Take a look at how much time and effort you are spending on your company’s bookkeeping. Now imagine that time being spent with your family & friends or increasing your sales or creating a new product or networking.

Just a little something to think about.

 

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Can bookkeeping software make your life easier? – Yes, it can.

I recently began working with a company that has been in business for several years. They reached the point where they could no longer “do it all” and found me through my CraigsList ad. Their accountant recommended they begin using QuickBooks to make things simpler – and it will, just not without a little help.

Before you move to QuickBooks or any accounting software, you should think about the process before you proceed.

Start by having a discussion or making a list of your company’s goals. And not just the short-term goal of getting your books in order; include the longer-term goal for your company – where you want to be in 3, 5, 10 years and how do you plan to get there.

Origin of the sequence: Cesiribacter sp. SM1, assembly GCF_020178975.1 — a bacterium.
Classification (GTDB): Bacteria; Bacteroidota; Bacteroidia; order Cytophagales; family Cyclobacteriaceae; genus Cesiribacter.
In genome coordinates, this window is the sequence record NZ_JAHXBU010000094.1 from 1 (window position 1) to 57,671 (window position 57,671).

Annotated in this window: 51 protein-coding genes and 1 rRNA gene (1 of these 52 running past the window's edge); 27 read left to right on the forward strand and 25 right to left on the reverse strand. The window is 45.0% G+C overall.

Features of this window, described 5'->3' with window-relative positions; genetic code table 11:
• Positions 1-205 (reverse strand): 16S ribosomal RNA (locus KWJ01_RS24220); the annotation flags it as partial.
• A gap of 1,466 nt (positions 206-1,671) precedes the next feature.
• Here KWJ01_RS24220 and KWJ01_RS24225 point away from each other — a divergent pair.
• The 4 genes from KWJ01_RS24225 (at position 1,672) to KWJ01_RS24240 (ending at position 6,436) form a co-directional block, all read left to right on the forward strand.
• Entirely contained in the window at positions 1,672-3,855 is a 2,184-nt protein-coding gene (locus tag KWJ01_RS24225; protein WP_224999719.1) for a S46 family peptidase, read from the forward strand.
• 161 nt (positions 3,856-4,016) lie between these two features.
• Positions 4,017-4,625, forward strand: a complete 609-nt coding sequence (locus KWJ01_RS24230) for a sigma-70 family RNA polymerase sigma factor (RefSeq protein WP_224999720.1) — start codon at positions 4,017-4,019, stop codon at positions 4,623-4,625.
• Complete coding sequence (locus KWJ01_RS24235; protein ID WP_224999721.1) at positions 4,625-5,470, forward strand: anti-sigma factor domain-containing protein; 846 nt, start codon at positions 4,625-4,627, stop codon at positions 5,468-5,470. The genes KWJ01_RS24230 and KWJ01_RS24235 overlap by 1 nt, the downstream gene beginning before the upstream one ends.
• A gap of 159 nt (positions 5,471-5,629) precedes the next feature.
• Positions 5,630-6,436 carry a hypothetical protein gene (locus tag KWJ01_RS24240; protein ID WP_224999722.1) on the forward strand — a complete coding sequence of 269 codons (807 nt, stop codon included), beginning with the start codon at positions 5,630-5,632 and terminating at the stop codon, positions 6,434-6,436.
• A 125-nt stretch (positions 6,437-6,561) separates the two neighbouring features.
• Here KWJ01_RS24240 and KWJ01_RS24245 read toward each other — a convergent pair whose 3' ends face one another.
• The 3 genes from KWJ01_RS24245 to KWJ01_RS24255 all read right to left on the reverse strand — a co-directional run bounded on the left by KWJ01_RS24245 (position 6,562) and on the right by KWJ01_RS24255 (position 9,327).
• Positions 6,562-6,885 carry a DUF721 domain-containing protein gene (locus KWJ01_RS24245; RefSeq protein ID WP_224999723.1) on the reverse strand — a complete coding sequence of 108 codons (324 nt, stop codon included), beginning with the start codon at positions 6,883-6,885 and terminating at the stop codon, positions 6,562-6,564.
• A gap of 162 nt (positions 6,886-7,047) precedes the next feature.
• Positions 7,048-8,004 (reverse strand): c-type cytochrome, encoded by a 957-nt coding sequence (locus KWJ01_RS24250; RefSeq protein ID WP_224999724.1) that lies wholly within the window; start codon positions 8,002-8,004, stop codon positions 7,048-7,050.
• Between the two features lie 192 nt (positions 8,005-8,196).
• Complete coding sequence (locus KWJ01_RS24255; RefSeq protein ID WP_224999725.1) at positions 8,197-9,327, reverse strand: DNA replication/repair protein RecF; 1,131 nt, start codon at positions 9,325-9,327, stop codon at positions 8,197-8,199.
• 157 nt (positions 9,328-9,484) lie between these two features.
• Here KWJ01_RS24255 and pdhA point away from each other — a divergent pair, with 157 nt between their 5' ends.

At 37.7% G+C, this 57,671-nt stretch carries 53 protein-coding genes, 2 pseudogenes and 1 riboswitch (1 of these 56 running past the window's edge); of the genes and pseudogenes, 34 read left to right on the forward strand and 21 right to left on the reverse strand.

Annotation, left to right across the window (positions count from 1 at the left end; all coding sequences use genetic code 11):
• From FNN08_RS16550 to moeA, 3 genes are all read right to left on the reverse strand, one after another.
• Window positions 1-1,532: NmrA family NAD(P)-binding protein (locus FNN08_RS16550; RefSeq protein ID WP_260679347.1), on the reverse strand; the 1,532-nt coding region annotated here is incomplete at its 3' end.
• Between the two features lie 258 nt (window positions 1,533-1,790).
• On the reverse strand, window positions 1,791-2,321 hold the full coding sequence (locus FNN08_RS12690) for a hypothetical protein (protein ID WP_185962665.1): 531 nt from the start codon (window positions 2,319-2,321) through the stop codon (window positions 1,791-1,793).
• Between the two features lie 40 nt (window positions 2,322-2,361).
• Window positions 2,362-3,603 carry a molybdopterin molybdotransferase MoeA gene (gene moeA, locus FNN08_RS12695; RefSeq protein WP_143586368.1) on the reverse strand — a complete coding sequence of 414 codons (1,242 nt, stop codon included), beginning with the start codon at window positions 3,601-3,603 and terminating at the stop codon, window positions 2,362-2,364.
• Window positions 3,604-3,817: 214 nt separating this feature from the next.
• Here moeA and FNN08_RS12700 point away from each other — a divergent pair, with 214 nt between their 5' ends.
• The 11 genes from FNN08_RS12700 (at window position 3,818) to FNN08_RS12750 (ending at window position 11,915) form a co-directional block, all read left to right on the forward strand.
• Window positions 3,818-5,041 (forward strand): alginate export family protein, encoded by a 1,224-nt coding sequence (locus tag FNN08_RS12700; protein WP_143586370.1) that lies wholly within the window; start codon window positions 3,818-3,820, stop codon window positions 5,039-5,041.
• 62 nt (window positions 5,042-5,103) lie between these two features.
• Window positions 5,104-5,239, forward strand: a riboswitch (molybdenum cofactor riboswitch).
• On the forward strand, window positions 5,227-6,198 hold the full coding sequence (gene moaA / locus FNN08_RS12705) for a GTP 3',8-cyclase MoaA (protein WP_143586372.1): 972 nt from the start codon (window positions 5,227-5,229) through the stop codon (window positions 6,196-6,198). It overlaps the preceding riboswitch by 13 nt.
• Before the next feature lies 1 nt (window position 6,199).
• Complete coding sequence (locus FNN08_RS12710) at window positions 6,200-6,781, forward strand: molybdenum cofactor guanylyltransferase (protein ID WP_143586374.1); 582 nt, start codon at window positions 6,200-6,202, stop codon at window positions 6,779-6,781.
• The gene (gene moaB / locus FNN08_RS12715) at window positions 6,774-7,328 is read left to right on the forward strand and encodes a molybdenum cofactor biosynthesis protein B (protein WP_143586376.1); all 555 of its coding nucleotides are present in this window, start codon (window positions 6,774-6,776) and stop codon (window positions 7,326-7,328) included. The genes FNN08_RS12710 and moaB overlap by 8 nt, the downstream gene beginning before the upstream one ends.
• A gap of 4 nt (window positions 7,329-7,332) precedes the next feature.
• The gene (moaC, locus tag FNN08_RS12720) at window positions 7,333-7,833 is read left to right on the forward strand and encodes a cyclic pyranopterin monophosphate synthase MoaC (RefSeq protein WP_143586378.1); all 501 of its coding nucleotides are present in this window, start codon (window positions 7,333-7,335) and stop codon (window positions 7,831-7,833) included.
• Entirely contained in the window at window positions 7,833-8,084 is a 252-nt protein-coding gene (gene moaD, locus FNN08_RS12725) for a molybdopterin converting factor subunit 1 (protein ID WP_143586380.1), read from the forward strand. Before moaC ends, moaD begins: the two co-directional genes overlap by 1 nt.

Here are a few questions (in no particular order) to get you started:

– Do you want to increase your company’s income or are you happy where you are and just want to keep it steady?
– Can your position be replaced? If the answer is yes, are you getting regularly paid for the value of that position?
– Are you working with the client base that makes your happy?
– Does your existing client invoicing system work?
– Will you be adding to your labor force?
– Are you in a location that works or will be expanding/moving?
– Will you need to add/replace existing company vehicles or technology (computers, phones, etc.)
– Does your existing reporting structure work – timesheet reporting, receipt tracking, vendor bill reporting?